I didn’t plan day #9 like this, but it worked out just fine. Today’s prompt:
Post either a setting or character profile from your latest fiction project, a chapter summary of your non-fiction book, or a discussion of the theme or object inspiring a poem, article, or other writing project.
So … I’m still a little amazed that Kazka Press accepted The Girl with the Piccolo. It’s … uh … whimsical? I don’t know. Anyway, they did, and there it is. I started down the path of this story with a prompt from The Writer’s Regimen, which was, in part:
Try creating a character whose occupation is one that you are not familiar with and do some research as to what knowledge and skills he or she would need to fill that position.
Why I tried searching on jobs that involved noise, I’m not certain, but I came across listings for jobs in the United Kingdom for noise officers. I remember thinking, sure, we have people who clean up trash, purify water, and so on. What if you had to clean up noise?
Probably because I’m former military, officer = army, and my mind went off in that direction. The rest of it? You got me. I do know this. The following phrase popped into my head at one point:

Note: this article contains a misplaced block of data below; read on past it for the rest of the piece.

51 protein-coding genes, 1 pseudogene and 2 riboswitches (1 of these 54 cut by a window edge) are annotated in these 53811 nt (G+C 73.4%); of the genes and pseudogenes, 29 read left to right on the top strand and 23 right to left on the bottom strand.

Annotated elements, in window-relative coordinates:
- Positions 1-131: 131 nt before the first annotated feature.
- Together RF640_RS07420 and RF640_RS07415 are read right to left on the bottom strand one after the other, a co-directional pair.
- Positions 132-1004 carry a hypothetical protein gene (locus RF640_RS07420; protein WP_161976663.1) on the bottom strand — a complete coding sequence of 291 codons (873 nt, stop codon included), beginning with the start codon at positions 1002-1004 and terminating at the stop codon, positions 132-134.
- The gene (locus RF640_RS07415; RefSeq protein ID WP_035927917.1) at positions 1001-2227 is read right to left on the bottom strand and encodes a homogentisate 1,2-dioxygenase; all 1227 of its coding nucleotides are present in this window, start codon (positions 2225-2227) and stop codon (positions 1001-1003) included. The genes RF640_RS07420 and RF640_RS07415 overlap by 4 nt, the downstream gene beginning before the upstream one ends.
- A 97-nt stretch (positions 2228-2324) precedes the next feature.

Everyone always underestimates the girl with the piccolo.
There you go. That was enough character/conflict for me to take the idea and run with it for about 1,000 words. The story begins with:
No one thinks about the empty note casings after the nightly revelry. Someone has to pick them up, right? That I spent four grueling years at the Acoustic Academy at Stormy Point for the privilege is something I try not to think about.
You can read the rest here.
2 responses to “Ten day challenge day 9: the story behind the story”
For some reason, the DMZ (DisharMonious Zone) particularly appealed to me. Completely charming, the whole thing. Congratulations!
Anno, thanks so much for reading. I’m glad you liked the DMZ. It popped into my head while I was writing and I almost left it out (except my rule this year is to put everything that pops into my head during the rough draft on the page). Then I decided I liked it.